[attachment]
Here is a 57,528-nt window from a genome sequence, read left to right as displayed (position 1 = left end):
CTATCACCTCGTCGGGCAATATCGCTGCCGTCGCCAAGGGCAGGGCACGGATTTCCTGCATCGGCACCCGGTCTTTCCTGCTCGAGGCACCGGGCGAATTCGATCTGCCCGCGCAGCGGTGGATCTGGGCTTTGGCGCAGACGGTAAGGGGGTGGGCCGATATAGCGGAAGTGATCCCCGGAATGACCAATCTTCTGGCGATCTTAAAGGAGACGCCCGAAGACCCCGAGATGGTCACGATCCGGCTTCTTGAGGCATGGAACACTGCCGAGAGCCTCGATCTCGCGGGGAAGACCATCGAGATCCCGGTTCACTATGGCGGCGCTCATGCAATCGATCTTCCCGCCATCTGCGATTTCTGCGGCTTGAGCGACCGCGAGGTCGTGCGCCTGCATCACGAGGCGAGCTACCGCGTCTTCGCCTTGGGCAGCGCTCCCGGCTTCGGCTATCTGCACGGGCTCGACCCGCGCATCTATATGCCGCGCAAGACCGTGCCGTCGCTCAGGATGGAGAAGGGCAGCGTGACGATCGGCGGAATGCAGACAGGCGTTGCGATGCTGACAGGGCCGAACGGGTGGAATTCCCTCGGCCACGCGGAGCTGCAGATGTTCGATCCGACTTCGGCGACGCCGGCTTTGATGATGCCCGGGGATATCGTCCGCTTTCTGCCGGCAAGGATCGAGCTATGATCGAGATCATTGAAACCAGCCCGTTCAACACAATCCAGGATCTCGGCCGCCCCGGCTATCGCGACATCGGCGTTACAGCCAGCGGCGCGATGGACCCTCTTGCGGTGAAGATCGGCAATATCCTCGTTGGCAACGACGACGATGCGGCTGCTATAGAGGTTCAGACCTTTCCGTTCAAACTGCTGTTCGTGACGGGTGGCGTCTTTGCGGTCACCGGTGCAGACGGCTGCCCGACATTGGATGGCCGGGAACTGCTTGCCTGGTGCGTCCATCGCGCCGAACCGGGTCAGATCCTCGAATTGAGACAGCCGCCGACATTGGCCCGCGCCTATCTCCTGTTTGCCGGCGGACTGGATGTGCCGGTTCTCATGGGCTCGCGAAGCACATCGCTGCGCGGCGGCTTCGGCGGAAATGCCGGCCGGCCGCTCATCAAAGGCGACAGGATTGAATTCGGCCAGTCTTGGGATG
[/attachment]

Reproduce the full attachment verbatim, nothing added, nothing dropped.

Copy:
Here is a 57,528-nt window from a genome sequence, read left to right as displayed (position 1 = left end):
CTATCACCTCGTCGGGCAATATCGCTGCCGTCGCCAAGGGCAGGGCACGGATTTCCTGCATCGGCACCCGGTCTTTCCTGCTCGAGGCACCGGGCGAATTCGATCTGCCCGCGCAGCGGTGGATCTGGGCTTTGGCGCAGACGGTAAGGGGGTGGGCCGATATAGCGGAAGTGATCCCCGGAATGACCAATCTTCTGGCGATCTTAAAGGAGACGCCCGAAGACCCCGAGATGGTCACGATCCGGCTTCTTGAGGCATGGAACACTGCCGAGAGCCTCGATCTCGCGGGGAAGACCATCGAGATCCCGGTTCACTATGGCGGCGCTCATGCAATCGATCTTCCCGCCATCTGCGATTTCTGCGGCTTGAGCGACCGCGAGGTCGTGCGCCTGCATCACGAGGCGAGCTACCGCGTCTTCGCCTTGGGCAGCGCTCCCGGCTTCGGCTATCTGCACGGGCTCGACCCGCGCATCTATATGCCGCGCAAGACCGTGCCGTCGCTCAGGATGGAGAAGGGCAGCGTGACGATCGGCGGAATGCAGACAGGCGTTGCGATGCTGACAGGGCCGAACGGGTGGAATTCCCTCGGCCACGCGGAGCTGCAGATGTTCGATCCGACTTCGGCGACGCCGGCTTTGATGATGCCCGGGGATATCGTCCGCTTTCTGCCGGCAAGGATCGAGCTATGATCGAGATCATTGAAACCAGCCCGTTCAACACAATCCAGGATCTCGGCCGCCCCGGCTATCGCGACATCGGCGTTACAGCCAGCGGCGCGATGGACCCTCTTGCGGTGAAGATCGGCAATATCCTCGTTGGCAACGACGACGATGCGGCTGCTATAGAGGTTCAGACCTTTCCGTTCAAACTGCTGTTCGTGACGGGTGGCGTCTTTGCGGTCACCGGTGCAGACGGCTGCCCGACATTGGATGGCCGGGAACTGCTTGCCTGGTGCGTCCATCGCGCCGAACCGGGTCAGATCCTCGAATTGAGACAGCCGCCGACATTGGCCCGCGCCTATCTCCTGTTTGCCGGCGGACTGGATGTGCCGGTTCTCATGGGCTCGCGAAGCACATCGCTGCGCGGCGGCTTCGGCGGAAATGCCGGCCGGCCGCTCATCAAAGGCGACAGGATTGAATTCGGCCAGTCTTGGGATG